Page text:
Here, Hershman has picked her images and her conflict. Nothing else. She hammers these home and from that focus, the flash becomes more truthful and hopefully universal. I certainly related both to the narrator and to the person to whom the flash is aimed.

Now, why isn't this a prose poem? There's no narrative, there are no scenes and scant characters. Perhaps it's the narrator and the complexity of emotion she emits. There is a progression emotionally as well. We move from a limited openness to really no openness and a feeling of being trapped. Yet the narrator is still hopeful, or at least wishes to keep the imagined lover as an emotional hostage, ever longing and ever rebuffed.

So, please do check this one out. I give it 4.5 out of 5 Mt. Hood Strawberries.

Saturday, June 20, 2009

Lots of Things Going On

3:AM Magazine » Better Things

I found Andrea Kneeland's flash, Better Things, pretty much at random. I read it. There's a lot here.

People often talk about how there's "so much going on" in flash. How did you pack so much into such a small space? They often ask.

The beauty of flash is that there is so much going on in such a small space. But it's a contained space and there is great focus on a single thing from which emanates a million different things. Stefanie Freele's Sisters does this. In Freele's micro masterpiece, we have two sisters in two different places communicating over the telephone. Simple. Elegant. But there's so much tension that it nearly tears you apart.

Here we are shown a bunch of different things: bloody van, burrito workers, and a relationship possibly in trouble. There's the coworkers finances and the confusion they cause in a relationship which is given no other context for conflict. There's a lot going on here.

But none of it seems to go anywhere.

There is a lot to like, however. I think there are some neat characters here and the scenario is creative and interesting. I'm glad I read this and that I got to peek in on these people. But, I didn't get a flash moment. No one thing seemed to resonate, but there were a lot of little things lying around which could have been woven into something larger, or concentrated for a flash. Or perhaps those were stray twigs (see illustration, above.) I'm not really sure.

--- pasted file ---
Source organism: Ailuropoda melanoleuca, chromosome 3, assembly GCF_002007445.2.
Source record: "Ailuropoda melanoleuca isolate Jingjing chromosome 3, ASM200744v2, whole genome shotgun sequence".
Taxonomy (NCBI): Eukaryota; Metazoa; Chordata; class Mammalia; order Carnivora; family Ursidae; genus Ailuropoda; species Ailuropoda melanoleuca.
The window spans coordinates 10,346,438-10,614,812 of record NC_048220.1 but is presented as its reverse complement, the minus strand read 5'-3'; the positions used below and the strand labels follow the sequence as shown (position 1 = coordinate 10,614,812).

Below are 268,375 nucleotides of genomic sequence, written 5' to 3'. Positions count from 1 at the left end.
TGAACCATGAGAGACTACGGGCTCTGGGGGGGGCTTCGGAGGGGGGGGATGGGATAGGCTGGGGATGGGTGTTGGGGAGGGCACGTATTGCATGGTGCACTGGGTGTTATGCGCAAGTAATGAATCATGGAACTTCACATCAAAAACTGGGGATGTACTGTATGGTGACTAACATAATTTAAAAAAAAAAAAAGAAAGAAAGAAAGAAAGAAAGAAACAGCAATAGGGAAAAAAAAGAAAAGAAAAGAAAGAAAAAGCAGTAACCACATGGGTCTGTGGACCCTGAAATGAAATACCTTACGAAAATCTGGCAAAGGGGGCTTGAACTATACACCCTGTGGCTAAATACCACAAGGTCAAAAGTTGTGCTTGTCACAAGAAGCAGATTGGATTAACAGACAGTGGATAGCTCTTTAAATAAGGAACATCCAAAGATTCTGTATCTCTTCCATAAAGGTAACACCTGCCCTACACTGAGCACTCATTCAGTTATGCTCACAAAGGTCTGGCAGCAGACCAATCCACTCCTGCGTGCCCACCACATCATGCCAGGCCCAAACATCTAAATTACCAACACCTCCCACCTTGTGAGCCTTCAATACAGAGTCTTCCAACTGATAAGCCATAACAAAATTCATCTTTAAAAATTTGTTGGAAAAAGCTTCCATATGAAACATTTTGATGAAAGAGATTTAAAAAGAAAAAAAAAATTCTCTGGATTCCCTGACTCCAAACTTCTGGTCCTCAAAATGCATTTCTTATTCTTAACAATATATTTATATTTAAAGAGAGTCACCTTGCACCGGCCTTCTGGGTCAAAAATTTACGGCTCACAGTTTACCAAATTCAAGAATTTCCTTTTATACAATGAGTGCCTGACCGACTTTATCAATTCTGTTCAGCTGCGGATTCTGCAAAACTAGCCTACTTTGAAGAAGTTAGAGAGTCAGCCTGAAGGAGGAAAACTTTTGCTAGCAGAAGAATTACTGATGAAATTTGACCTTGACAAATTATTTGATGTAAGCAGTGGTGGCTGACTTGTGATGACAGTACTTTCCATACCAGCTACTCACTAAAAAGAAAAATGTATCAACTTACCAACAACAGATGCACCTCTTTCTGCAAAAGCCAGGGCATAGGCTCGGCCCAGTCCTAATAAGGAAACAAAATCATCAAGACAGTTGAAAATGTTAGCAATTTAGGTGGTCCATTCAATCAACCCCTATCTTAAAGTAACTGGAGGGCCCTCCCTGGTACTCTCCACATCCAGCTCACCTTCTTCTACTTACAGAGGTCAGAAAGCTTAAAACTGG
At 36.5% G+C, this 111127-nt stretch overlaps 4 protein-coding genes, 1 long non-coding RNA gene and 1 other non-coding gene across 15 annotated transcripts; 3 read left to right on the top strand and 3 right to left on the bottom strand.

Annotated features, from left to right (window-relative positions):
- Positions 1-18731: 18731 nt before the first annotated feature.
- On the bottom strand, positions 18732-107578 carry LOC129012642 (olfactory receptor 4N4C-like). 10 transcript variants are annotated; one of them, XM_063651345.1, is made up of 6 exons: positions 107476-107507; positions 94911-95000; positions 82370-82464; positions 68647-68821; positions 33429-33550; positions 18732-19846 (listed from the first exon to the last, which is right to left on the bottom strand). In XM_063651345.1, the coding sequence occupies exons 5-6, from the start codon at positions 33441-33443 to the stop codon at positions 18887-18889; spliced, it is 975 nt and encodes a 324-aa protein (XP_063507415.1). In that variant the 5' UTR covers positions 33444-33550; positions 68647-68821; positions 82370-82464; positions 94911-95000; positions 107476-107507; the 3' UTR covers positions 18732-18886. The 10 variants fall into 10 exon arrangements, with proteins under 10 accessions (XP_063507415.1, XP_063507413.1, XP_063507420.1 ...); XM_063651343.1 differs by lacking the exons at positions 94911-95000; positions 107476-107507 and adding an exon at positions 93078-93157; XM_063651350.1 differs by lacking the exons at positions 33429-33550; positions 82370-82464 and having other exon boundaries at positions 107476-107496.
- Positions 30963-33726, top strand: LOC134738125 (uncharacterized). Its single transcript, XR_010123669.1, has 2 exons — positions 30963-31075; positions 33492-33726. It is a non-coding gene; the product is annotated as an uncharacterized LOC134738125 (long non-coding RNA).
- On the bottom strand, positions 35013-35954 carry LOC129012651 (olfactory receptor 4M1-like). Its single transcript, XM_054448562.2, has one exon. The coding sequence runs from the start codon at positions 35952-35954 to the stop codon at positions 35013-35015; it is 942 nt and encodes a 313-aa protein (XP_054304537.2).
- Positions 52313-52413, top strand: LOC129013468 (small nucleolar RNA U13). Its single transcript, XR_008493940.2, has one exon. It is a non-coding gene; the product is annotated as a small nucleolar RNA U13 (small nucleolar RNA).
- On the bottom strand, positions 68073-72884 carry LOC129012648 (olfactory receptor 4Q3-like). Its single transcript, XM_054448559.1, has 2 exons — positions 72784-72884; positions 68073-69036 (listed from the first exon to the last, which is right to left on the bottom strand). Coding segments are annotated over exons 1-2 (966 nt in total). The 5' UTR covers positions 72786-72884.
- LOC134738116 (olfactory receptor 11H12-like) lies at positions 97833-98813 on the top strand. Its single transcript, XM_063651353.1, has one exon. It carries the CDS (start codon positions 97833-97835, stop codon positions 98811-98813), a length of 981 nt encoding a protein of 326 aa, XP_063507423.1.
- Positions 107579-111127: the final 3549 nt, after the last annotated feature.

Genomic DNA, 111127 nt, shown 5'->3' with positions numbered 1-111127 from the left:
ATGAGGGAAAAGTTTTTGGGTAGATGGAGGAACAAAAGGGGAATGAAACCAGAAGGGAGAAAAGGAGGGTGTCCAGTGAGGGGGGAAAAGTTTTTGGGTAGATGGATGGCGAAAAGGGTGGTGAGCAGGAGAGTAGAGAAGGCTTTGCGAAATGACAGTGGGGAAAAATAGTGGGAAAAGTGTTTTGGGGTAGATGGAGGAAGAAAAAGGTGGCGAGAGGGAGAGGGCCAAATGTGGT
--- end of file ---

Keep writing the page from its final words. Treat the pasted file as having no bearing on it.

Again, please comment if you agree, disagree, or are curious about where to find a killer burrito in Portland.

Thursday, June 18, 2009

Confessions in Narrative

SmokeLong Quarterly—Issue Twenty-Four—"I Use Commas like Ninja Stars" by Samuel Lee

So, this is one of the most popular stories at SmokeLong. Most clicked anyways. So, I decided to take a gander and write a review.

Lee tells the tale of being a 1st generation immigrant. The child of adult immigrants, the narrator grows up with English being taught to him in school and through language he becomes American. Acculturated. Assimilated. He rejects his parents' old world ways until the end when he is reunited with his mother over the grave of his father.

This flash seemed a bit uneven. I found it effective, but not entirely convincing. Lee seems drawn to turn this into a narrative, to give us some "arc." So, the son leaves and rejects the old ways. But he comes back and says, "look ma we talk same." Huh? Same? Isn't this the character who's all about change? Can't he remain changed, "talk different" and still love his mother?

I did enjoy the flash up until the point where it decided to go narrative. At that point, when the narrator goes to college, we lose the focus of the boy learning English and conflicting with his parents and soon we're treated to the tortured phrasing, "pawn their configurations for money." You mean be a writer? Write for money?

At that point, in the second-to-last graph, I find the author stretching. He's got something going, a real flash. Then he decides he needs the arc and there he starts
writing the story. The narrator gets righteous about his grammatical prowess and the author loses what's special about this piece.

So, while I did appreciate the confessional nature of the story, the emotional tug of watching a boy grow up through the language of his adopted homeland and the conflicts that brought at home. But, the flash needed to stay there, stay with that conflict and that interesting, complicated focus. That Flash.

Please take a look and comment back if you felt otherwise (or if you agreed) about this flash.